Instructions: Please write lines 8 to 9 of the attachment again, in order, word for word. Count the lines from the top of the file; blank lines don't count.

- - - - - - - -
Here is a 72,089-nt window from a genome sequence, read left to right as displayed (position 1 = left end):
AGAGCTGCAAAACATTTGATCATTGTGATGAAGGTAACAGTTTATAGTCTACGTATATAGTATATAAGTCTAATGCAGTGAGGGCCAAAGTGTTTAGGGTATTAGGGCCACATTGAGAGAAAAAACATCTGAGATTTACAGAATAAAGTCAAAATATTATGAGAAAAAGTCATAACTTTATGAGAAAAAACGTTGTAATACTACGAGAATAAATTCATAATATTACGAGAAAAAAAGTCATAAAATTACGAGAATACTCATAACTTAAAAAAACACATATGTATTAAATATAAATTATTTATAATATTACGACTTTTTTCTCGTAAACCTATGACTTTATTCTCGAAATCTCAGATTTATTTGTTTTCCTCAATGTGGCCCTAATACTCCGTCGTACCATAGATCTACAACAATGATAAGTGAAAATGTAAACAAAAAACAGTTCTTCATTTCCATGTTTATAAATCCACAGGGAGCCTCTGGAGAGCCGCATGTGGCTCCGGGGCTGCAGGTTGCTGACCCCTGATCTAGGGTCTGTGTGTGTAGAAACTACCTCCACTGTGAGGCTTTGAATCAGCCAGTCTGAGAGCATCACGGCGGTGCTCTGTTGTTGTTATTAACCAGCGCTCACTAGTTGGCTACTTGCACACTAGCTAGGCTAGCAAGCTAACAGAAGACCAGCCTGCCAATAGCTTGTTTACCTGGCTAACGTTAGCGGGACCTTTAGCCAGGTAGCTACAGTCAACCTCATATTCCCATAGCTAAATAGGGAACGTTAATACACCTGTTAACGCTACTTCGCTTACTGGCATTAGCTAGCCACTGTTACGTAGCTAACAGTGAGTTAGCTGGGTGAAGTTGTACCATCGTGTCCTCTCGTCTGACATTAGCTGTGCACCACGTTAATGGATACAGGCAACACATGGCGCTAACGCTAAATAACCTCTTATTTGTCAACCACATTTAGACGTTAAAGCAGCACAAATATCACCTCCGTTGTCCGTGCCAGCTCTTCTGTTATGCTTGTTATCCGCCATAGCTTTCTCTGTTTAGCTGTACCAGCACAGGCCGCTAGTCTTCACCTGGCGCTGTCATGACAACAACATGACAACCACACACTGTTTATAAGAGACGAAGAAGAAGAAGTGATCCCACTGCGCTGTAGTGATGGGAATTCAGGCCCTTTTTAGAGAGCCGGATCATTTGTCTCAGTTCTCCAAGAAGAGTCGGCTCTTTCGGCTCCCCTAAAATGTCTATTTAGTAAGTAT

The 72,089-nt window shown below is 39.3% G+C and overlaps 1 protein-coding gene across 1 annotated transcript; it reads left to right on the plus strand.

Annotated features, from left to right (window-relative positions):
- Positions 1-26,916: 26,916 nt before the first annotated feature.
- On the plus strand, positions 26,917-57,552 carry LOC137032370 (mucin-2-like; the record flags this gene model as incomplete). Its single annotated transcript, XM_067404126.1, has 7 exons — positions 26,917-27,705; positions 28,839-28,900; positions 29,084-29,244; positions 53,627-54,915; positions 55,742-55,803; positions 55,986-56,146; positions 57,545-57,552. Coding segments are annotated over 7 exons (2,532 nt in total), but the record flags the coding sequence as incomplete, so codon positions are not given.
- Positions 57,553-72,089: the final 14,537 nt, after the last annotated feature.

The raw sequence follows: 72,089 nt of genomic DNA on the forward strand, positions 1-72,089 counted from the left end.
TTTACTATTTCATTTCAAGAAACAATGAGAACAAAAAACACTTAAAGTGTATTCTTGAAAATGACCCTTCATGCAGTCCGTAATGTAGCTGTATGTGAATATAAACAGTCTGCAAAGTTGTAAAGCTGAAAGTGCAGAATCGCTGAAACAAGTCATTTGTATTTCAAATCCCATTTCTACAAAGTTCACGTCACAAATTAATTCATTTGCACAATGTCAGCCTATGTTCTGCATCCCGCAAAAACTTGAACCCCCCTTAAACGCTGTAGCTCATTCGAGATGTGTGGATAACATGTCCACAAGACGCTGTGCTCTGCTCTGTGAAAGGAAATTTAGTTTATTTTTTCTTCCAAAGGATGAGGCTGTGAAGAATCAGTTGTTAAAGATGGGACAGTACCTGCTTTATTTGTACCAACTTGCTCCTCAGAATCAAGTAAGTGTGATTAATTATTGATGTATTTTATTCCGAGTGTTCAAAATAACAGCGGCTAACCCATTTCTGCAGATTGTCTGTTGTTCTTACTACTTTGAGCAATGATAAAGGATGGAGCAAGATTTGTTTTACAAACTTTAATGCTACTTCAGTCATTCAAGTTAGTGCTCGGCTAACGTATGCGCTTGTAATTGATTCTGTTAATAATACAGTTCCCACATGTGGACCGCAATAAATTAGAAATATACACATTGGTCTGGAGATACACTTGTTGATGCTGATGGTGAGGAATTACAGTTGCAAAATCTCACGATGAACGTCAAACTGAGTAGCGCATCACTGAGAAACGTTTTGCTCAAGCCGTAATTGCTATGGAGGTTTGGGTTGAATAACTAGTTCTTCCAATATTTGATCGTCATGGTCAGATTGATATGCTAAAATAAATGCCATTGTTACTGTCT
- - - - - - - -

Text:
The raw sequence follows: 72,089 nt of genomic DNA on the forward strand, positions 1-72,089 counted from the left end.
TTTACTATTTCATTTCAAGAAACAATGAGAACAAAAAACACTTAAAGTGTATTCTTGAAAATGACCCTTCATGCAGTCCGTAATGTAGCTGTATGTGAATATAAACAGTCTGCAAAGTTGTAAAGCTGAAAGTGCAGAATCGCTGAAACAAGTCATTTGTATTTCAAATCCCATTTCTACAAAGTTCACGTCACAAATTAATTCATTTGCACAATGTCAGCCTATGTTCTGCATCCCGCAAAAACTTGAACCCCCCTTAAACGCTGTAGCTCATTCGAGATGTGTGGATAACATGTCCACAAGACGCTGTGCTCTGCTCTGTGAAAGGAAATTTAGTTTATTTTTTCTTCCAAAGGATGAGGCTGTGAAGAATCAGTTGTTAAAGATGGGACAGTACCTGCTTTATTTGTACCAACTTGCTCCTCAGAATCAAGTAAGTGTGATTAATTATTGATGTATTTTATTCCGAGTGTTCAAAATAACAGCGGCTAACCCATTTCTGCAGATTGTCTGTTGTTCTTACTACTTTGAGCAATGATAAAGGATGGAGCAAGATTTGTTTTACAAACTTTAATGCTACTTCAGTCATTCAAGTTAGTGCTCGGCTAACGTATGCGCTTGTAATTGATTCTGTTAATAATACAGTTCCCACATGTGGACCGCAATAAATTAGAAATATACACATTGGTCTGGAGATACACTTGTTGATGCTGATGGTGAGGAATTACAGTTGCAAAATCTCACGATGAACGTCAAACTGAGTAGCGCATCACTGAGAAACGTTTTGCTCAAGCCGTAATTGCTATGGAGGTTTGGGTTGAATAACTAGTTCTTCCAATATTTGATCGTCATGGTCAGATTGATATGCTAAAATAAATGCCATTGTTACTGTCT